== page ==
M Street "performance" parking doesn't match principles, doesn't perform
Last March, DC implemented a pilot performance parking district near the Navy Yard metro station, the new Nationals Ballpark, and Eastern Market. Over the last two months, I've collected occupancy data for three blocks immediately adjacent to the Navy Yard (Google Map). Between the prices and time limitations, more spaces are going empty than needed.
Performance parking involves periodically reviewing how many cars are parked at on-street meters, then adjusting meter rates as needed. If there are too many cars parked (above 90%), then the meter per-hour price should be higher. If there are too few cars, then the meter price should be lower. The practice balances the needs of car drivers who would like to park inexpensively with those who are frustrated looking for an empty space. It's a market-based system that tries to use prices to balance the demand for parking with the supply of on-street parking, which is essentially fixed. Properly managed, the practice also collects revenue for the city, which can be devoted to improving the local area.
Before the District installed new multispace meters, these blocks allowed three-hour (free) parking, restricted to non-rush-hours only. However, repeat out-of-state commuters typically used these spaces. Some of these same commuters parked there every single day of a two-week period.
After the District installed meters and began enforcing the time limits and rush-hour parking restriction, the streets became empty. Because one of the observed blocks had meters installed but not functioning, I was able to observe nearly identical conditions for paid parking ($1.00 for the first hour, $1.50 for each additional hour, three hours total maximum) and for free parking (identical restrictions but with no obligation to pay the meter and obtain a receipt).
Adjacent to these blocks are about 3-4 blocks worth of completely unrestricted parking, 3-4 blocks of restricted resident permit parking allowing for residents only, 3-4 blocks of RPP parking allowing visitors for up to two hours, and an all-day off street parking lot which is not completely full at a rate of $8 per day. According to JDLand, the off-street parking lot will soon be redeveloped as a high-rise apartment building.
Observations consisted of counting and recording the number of vehicles parked on the study block faces, and recording the date and time. I did not look to see whether vehicles were complying with time limit restrictions or had valid receipts showing that the meter fees had been paid. On some days, I conducted multiple observations. I attempted to spread out my observations between the hours of 10am and 3pm.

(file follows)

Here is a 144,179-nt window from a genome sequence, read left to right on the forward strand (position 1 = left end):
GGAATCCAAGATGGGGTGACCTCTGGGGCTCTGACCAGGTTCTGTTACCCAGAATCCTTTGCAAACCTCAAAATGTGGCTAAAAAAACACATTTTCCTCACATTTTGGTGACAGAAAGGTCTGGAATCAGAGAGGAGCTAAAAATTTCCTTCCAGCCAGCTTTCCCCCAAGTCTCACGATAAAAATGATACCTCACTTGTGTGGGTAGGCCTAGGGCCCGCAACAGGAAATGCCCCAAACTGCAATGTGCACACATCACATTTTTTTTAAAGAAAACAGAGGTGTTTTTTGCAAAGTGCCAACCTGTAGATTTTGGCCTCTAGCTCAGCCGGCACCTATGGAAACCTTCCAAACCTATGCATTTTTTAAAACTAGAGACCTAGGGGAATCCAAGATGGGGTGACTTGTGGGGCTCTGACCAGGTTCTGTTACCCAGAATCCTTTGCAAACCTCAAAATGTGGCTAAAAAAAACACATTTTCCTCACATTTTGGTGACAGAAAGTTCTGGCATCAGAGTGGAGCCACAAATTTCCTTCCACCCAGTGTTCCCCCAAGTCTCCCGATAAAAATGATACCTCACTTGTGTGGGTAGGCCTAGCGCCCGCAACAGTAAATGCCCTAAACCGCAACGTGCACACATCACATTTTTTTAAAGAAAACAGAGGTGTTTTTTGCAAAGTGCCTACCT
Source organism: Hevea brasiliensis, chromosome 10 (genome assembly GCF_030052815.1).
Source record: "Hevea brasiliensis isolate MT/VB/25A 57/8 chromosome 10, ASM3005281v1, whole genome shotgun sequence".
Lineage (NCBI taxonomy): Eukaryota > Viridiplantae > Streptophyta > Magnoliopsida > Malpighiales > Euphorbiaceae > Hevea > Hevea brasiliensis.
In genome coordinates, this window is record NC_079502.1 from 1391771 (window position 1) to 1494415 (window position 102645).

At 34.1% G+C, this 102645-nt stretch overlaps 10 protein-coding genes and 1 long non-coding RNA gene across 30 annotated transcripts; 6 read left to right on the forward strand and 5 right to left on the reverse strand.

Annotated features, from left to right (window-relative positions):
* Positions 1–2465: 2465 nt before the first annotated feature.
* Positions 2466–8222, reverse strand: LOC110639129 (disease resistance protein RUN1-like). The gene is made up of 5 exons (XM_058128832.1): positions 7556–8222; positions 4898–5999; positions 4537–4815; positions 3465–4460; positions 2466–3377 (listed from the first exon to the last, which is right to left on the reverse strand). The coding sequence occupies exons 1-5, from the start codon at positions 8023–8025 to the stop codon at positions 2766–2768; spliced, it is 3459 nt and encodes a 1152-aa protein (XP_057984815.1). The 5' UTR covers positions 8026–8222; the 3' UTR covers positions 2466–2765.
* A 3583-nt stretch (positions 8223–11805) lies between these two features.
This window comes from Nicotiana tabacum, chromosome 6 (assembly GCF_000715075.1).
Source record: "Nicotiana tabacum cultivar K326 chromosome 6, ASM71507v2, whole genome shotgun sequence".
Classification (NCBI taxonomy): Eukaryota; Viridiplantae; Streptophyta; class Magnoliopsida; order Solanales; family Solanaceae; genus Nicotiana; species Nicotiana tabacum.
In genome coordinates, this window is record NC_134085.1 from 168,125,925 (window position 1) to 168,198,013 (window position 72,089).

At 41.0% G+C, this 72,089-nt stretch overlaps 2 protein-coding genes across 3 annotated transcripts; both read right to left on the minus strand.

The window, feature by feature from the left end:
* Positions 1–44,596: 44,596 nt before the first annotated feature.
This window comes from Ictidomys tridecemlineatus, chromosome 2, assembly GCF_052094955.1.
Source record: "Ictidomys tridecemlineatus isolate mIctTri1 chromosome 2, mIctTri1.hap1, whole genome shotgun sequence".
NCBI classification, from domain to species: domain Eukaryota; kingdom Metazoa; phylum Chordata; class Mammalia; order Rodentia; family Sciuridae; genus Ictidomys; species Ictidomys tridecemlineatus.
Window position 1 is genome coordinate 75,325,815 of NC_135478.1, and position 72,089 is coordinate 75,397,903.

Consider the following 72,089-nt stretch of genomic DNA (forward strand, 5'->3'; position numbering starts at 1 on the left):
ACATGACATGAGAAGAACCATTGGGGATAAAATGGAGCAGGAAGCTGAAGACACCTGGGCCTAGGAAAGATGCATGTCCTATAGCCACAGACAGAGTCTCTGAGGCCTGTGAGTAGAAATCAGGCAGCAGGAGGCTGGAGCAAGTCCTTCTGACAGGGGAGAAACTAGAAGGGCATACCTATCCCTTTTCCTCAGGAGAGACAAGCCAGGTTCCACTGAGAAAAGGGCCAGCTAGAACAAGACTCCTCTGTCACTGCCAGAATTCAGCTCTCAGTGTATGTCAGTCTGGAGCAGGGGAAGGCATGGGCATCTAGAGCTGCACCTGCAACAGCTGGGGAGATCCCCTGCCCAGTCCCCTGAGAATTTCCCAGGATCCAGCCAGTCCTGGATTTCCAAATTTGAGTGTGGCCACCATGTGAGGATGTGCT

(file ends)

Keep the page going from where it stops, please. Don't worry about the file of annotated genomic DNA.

During the study days, I did not observe any paid parking more full than 42% of the allowable spaces, about half of the legislated target. If "free" parking was included from the neighboring block (the one with the non-functioning meters), parking on the study blocks was never observed more full than 59%.
Based on the observations, it appears that the parking meter rates for the study block are too high for the performance parking target. This is fairly common in the ballpark performance parking zone except for places where there is currently on-street retail, such as Barracks Row. During the lunch hour, I found full or nearly full parking near Barracks Row, and empty parking throughout the rest of the study area.
The parking restrictions in place for the study blocks contribute to low parking occupancy. The study blocks are located next to the Washington Navy Yard, a primarily office land use with few retail establishments. While there are some visitors to the area, parking in the area is generally used by all-day commuters. Restricting parking to the hours of 9:30-4pm and to three hours or less essentially reduces the market price for parking to zero.
The evidence is clear: there are still restricted spaces available even when parking is free (even the "free" block did not fill up). It's possible that removing these restrictions would allow DDOT to charge something for parking and achieve the target occupancy rate. It's also possible that demand is so low that what DDOT can collect won't pay for the new multispace meters.
If the restrictions stay in place, the parking meter rates should come down, possibly to zero. In that case, DC has almost no chance of recovering the $35,000 it spent installing parking meters on the study blocks. DC can't currently get any revenue during baseball games because game-day street parking on M Street is prohibited.
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